Jim, I only have to look at the growth of Florida’s Virtual School over the past decade here in my home state to see that there is great potential. I believe that the next generation will be technology saavy, used to learning on the internet and will be eager for those opportunities. I am not ready to agree to it being standard practice as I think it is very difficult to replace face-to-face human interactions and relationships; however, I think it has great promise for the future of schooling. Marilynss

Question from Christine Fuller, teacher, Hemet Unified School District:

There seems to be a dicotomy between teacher leadership and NCLB, whereas NCLB seems to treat teachers as employees whose every step must be monitored. What kind of changes in the NCLB legislation are needed so that teacher leadership is promoted?

Gayle Moller:

Oh, Christine! Yes, teacher leadership and NCLB are dicotomous. With the reauthorization currently in process, the strongest recommendation I have is for teacher leaders to advocate for what they believe should happen in order for teachers to lead more effectively. The teacher’s voice is missing in too many of the important discussions about education. I suggest that you visit the Center for Teaching Quality website. They are committed to helping teachers learn how to advocate with policymakers and others.

Question from Stacey Kannenberg, author & publisher of Let’s Get Ready For Kindergarten! & Let’s Get Ready For First Grade!:

What are some strategies that successful teacher leaders do to empower parents and kids to be more involved in education?

Anthony Cody:

I think the best involvement is driven by the creativity of our students and families. I have seen very successful efforts that challenged students to creatively address the problems at their school. For example, we had a peer-education program for a number of years that was very effective, where 8th grade students went into 6th grade classrooms to educate the younger peers about HIV prevention. There was also a successful anti-bulltying program led by students. The best thing is to give the kids some ownership of the probolem and get them to figure out how to solve it.

Question from Laura King, Literacy Teacher Leader, Mary Hogan School:

Often I am asked to provide professional development and training aligned with mandated initiatives. How do you create a spirit of learning when the word “mandate” is involved?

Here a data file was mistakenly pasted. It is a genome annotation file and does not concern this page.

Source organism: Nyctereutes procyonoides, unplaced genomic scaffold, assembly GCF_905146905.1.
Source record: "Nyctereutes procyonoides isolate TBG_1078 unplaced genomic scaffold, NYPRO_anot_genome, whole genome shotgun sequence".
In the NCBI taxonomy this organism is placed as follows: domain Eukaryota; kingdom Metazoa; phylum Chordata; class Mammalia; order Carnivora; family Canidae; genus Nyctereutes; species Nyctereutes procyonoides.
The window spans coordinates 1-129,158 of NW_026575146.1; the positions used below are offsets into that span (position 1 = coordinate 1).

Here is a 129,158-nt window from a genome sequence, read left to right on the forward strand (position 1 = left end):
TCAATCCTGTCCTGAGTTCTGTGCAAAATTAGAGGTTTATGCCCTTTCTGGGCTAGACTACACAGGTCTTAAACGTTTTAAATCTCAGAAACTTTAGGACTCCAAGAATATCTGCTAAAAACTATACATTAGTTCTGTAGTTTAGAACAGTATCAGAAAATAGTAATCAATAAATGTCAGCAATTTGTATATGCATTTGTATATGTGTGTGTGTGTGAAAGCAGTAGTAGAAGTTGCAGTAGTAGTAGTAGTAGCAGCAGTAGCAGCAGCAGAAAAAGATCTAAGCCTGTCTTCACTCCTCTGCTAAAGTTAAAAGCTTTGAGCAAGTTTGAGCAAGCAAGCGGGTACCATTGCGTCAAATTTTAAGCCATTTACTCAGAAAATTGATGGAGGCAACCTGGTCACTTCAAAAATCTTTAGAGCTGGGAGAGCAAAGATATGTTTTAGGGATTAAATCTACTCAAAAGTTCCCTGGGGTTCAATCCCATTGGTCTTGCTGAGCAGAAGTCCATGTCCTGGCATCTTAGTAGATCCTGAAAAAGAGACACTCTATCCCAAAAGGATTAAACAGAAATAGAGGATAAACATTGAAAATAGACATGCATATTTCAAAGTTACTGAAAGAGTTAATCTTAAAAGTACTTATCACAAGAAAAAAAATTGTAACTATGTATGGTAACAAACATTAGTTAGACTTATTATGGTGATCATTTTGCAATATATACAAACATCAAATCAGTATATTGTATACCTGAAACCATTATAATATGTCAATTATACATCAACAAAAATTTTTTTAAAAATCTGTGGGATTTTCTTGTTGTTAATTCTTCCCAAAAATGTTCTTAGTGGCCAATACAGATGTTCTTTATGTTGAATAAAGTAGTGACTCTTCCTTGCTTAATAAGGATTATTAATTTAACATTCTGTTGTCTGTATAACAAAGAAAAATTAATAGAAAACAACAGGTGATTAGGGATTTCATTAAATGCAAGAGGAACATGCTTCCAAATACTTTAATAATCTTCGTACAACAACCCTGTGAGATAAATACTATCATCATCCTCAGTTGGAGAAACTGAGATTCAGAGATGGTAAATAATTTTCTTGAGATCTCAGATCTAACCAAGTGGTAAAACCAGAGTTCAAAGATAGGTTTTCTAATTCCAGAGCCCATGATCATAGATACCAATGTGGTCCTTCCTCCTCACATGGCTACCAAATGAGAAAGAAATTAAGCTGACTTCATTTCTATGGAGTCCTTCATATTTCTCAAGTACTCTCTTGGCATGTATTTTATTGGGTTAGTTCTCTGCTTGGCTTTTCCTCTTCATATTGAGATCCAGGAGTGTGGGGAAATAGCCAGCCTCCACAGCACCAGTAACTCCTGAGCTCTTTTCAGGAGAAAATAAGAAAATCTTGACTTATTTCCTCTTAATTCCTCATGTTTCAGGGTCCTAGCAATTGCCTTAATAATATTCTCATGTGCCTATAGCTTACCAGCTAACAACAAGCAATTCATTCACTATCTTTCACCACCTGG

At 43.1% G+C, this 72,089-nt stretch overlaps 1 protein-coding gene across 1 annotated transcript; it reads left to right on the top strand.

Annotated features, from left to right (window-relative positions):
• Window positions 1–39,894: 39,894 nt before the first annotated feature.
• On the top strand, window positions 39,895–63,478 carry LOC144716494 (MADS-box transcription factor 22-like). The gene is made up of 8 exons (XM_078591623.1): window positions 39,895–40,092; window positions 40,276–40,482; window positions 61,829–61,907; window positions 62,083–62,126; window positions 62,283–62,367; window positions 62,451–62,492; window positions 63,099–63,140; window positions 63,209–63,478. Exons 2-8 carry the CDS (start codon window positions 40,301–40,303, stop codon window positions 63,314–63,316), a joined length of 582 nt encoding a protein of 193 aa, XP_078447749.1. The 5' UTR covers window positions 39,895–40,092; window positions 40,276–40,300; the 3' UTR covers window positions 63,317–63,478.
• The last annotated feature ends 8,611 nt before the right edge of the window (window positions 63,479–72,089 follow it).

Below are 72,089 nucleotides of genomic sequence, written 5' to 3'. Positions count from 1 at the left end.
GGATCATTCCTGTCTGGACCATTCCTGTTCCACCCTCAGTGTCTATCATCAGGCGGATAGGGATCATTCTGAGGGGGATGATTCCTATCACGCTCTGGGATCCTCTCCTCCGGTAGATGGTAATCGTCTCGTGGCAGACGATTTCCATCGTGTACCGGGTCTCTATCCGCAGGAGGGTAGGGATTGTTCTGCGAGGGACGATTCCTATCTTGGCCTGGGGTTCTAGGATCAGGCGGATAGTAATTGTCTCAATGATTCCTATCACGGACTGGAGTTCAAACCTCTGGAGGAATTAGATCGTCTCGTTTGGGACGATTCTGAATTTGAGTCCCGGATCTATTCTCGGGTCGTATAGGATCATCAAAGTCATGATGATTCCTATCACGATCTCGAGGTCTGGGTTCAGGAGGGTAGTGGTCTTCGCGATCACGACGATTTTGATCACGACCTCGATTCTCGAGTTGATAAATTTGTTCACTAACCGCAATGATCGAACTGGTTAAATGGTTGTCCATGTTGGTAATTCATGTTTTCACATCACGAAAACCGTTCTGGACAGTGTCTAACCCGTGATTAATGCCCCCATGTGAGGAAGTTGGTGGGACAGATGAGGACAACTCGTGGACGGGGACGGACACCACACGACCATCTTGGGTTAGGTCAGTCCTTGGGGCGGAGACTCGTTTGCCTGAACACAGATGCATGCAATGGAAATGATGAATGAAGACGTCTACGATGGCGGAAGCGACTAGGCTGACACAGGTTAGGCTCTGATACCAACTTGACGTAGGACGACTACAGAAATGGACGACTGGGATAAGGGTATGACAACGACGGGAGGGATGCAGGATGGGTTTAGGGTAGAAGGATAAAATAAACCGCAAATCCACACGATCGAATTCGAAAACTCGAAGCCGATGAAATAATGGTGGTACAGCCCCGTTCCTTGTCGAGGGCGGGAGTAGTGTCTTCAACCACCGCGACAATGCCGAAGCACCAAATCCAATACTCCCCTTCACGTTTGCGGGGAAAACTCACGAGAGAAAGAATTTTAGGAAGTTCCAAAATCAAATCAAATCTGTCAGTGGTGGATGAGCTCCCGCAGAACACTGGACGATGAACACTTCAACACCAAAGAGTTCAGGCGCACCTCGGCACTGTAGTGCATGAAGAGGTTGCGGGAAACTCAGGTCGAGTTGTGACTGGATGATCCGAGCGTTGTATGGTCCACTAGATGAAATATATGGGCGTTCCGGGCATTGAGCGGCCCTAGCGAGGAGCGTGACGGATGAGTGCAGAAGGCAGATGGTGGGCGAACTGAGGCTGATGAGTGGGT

Marilyn Katzenmeyer:

Laura, It is not easy! Teachers prefer, as do most human adults, to have a voice in decisions that impact them. That being said, here’s a thought. We may not always be able to decide the “what”, but often we have a voice in the “how”. Look for ways that teachers can have a voice in when the training is offered, how it will be delivered, what the support and follow up will be to assure effective implementation of the mandate. Assure that in your sessions teacher are not “directed” but rather encourage to share practice and ideas. Try as best you can to create a collegial environment in which teachers can engage in learning about the mandate.

Question from Anna, Induction and Mentor Program Specialist, Alaska:

I work with teachers in my district who are induction leaders in their individual buildings. They run programs to welcome new teachers to their building. One concern I have working with them is how to help them manage their time--they are teaching full time and running this program on top of that. It really is a lot to ask of them, but it’s so important to have someone in the building to do that particular work. How can I help them with this work and their time management? How can I best honor the time they do give to this work?

Gayle Moller:

Anna, you have a challenge. My only recommendation is to change the structure of the school day. I know you can’t do that, but you could advocate for it. If there are so many hours in a day, then how can a teacher do this work without time allocation to do it? I predict the teachers who care for their students & personal life will soon burnout and decline the invitation to participate. You are not alone in the problem. It is a major obstacle for teacher leaders everywhere.